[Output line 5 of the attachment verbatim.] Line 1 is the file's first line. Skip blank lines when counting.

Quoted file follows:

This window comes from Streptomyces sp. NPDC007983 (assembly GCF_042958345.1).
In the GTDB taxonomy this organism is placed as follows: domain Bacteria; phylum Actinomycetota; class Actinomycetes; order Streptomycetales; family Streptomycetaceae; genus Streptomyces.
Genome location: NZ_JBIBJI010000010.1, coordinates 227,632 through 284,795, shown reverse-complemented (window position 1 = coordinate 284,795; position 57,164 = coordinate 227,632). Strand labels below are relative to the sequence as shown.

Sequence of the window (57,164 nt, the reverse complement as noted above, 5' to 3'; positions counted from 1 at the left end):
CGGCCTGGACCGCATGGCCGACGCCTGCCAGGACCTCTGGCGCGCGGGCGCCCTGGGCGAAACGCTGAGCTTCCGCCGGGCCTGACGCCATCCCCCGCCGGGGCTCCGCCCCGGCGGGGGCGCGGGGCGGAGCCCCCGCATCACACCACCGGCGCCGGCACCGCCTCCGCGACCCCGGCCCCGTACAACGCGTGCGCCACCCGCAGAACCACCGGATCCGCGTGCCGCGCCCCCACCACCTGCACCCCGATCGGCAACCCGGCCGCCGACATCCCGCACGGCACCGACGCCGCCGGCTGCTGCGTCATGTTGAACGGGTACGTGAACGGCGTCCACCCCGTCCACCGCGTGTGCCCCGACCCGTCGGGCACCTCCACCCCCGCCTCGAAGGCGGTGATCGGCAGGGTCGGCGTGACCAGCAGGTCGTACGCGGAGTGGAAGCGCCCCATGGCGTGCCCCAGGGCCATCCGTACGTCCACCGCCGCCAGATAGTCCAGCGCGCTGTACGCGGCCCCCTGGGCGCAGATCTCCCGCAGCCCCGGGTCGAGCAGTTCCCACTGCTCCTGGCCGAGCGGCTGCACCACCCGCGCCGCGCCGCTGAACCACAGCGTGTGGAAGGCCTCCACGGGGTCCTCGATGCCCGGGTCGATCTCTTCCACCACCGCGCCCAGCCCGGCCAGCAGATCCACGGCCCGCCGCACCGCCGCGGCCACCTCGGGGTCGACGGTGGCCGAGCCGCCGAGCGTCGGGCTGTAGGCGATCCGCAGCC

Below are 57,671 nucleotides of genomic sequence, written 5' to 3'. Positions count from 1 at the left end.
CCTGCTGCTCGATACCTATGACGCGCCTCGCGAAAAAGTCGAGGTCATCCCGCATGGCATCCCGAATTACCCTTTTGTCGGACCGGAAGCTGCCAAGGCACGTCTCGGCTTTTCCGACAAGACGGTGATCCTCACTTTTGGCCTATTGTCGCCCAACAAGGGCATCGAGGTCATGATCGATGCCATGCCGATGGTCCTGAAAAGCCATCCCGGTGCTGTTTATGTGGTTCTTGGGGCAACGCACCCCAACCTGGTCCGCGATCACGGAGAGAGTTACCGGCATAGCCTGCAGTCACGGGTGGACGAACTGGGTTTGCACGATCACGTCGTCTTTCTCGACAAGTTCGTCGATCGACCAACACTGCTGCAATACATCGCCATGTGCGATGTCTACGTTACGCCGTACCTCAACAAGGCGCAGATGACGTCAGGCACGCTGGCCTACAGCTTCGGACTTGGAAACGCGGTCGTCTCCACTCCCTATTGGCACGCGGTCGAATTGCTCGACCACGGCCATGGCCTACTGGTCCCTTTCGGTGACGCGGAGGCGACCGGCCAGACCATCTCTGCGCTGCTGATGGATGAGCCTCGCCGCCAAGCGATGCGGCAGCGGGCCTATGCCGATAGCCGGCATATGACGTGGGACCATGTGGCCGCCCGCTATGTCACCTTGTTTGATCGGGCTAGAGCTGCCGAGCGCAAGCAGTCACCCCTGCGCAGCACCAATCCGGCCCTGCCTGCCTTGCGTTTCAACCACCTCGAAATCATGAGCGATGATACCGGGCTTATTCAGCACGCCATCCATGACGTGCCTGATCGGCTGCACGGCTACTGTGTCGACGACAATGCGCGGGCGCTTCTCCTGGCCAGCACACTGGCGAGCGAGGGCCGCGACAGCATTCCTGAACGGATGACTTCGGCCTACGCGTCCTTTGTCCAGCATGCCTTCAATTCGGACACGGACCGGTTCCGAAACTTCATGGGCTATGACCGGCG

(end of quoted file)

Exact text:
CGGCCTGGACCGCATGGCCGACGCCTGCCAGGACCTCTGGCGCGCGGGCGCCCTGGGCGAAACGCTGAGCTTCCGCCGGGCCTGACGCCATCCCCCGCCGGGGCTCCGCCCCGGCGGGGGCGCGGGGCGGAGCCCCCGCATCACACCACCGGCGCCGGCACCGCCTCCGCGACCCCGGCCCCGTACAACGCGTGCGCCACCCGCAGAACCACCGGATCCGCGTGCCGCGCCCCCACCACCTGCACCCCGATCGGCAACCCGGCCGCCGACATCCCGCACGGCACCGACGCCGCCGGCTGCTGCGTCATGTTGAACGGGTACGTGAACGGCGTCCACCCCGTCCACCGCGTGTGCCCCGACCCGTCGGGCACCTCCACCCCCGCCTCGAAGGCGGTGATCGGCAGGGTCGGCGTGACCAGCAGGTCGTACGCGGAGTGGAAGCGCCCCATGGCGTGCCCCAGGGCCATCCGTACGTCCACCGCCGCCAGATAGTCCAGCGCGCTGTACGCGGCCCCCTGGGCGCAGATCTCCCGCAGCCCCGGGTCGAGCAGTTCCCACTGCTCCTGGCCGAGCGGCTGCACCACCCGCGCCGCGCCGCTGAACCACAGCGTGTGGAAGGCCTCCACGGGGTCCTCGATGCCCGGGTCGATCTCTTCCACCACCGCGCCCAGCCCGGCCAGCAGATCCACGGCCCGCCGCACCGCCGCGGCCACCTCGGGGTCGACGGTGGCCGAGCCGCCGAGCGTCGGGCTGTAGGCGATCCGCAGCC